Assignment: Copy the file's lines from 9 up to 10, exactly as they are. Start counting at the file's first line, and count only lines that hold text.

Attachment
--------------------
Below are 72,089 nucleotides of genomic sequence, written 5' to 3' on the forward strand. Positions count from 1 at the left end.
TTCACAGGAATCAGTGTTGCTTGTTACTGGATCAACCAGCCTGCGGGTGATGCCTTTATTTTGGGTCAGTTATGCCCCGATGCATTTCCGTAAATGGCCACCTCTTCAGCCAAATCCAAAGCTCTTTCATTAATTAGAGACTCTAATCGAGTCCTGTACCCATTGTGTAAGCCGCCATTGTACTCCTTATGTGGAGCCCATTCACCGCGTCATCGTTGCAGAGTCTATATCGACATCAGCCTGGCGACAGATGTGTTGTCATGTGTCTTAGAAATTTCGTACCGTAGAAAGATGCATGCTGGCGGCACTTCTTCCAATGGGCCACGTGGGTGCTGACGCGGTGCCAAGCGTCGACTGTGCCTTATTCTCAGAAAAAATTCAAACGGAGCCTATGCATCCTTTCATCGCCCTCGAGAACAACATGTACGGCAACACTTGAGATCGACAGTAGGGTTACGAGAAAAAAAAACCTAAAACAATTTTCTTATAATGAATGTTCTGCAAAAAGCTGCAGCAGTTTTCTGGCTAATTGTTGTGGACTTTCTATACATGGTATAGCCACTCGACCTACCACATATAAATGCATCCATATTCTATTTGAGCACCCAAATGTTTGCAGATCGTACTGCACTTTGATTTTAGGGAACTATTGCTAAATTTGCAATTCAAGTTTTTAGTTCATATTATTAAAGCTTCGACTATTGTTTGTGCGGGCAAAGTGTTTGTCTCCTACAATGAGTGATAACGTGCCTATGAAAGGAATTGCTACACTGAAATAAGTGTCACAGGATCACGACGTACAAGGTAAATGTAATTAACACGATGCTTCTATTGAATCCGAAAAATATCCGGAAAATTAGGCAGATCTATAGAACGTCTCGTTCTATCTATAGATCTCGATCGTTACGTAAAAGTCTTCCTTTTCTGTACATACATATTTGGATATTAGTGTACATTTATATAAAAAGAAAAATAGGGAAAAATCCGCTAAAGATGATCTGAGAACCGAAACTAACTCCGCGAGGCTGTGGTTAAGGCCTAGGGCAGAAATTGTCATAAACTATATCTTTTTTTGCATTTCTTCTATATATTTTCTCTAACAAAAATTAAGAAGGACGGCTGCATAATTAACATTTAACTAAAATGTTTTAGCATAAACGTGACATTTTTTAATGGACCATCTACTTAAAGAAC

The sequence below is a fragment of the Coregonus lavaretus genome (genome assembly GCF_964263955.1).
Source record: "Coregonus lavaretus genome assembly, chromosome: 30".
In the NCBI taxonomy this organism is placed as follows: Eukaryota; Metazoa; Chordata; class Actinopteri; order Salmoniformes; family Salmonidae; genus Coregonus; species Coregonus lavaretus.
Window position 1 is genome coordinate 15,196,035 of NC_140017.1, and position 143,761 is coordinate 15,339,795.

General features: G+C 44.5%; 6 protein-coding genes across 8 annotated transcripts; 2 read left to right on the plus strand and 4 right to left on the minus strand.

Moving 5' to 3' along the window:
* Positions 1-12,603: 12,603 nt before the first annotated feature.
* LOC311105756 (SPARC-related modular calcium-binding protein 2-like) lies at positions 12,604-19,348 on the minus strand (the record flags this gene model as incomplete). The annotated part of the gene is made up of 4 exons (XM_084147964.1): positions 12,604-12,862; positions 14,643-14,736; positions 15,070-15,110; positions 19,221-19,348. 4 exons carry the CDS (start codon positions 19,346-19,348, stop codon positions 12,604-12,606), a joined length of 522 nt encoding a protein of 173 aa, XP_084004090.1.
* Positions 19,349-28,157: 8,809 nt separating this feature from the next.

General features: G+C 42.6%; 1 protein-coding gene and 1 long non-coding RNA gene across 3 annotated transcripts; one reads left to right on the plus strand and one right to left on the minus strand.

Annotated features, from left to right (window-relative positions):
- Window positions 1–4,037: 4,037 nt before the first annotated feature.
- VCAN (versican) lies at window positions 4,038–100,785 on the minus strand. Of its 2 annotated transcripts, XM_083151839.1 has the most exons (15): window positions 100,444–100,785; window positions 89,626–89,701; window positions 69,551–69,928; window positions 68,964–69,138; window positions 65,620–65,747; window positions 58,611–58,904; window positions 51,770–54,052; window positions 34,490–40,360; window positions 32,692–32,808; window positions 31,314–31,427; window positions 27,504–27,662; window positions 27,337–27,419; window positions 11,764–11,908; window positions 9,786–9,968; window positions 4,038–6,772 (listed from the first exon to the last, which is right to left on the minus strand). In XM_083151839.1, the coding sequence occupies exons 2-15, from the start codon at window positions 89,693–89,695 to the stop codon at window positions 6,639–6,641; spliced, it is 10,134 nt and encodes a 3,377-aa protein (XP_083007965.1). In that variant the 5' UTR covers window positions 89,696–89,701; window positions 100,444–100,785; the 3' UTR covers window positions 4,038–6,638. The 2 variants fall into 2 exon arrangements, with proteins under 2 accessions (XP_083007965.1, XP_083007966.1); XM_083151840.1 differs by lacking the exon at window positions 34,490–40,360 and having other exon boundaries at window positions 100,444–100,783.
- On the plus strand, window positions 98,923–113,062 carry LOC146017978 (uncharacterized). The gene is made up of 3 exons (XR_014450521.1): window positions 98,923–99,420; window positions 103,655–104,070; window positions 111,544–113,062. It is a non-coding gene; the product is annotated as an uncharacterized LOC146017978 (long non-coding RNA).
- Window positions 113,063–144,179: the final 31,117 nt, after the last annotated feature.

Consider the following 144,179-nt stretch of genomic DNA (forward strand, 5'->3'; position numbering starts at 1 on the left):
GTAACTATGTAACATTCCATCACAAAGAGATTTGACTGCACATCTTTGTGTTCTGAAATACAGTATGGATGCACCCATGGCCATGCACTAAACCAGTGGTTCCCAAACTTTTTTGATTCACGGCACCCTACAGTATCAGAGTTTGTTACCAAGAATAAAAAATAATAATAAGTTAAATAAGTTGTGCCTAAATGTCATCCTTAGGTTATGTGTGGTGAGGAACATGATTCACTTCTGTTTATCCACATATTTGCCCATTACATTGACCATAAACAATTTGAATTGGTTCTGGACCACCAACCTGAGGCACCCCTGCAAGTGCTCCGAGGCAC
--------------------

* Positions 1-12,603: 12,603 nt before the first annotated feature.
* LOC311105756 (SPARC-related modular calcium-binding protein 2-like) lies at positions 12,604-19,348 on the minus strand (the record flags this gene model as incomplete). The annotated part of the gene is made up of 4 exons (XM_084147964.1): positions 12,604-12,862; positions 14,643-14,736; positions 15,070-15,110; positions 19,221-19,348. 4 exons carry the CDS (start codon positions 19,346-19,348, stop codon positions 12,604-12,606), a joined length of 522 nt encoding a protein of 173 aa, XP_084004090.1.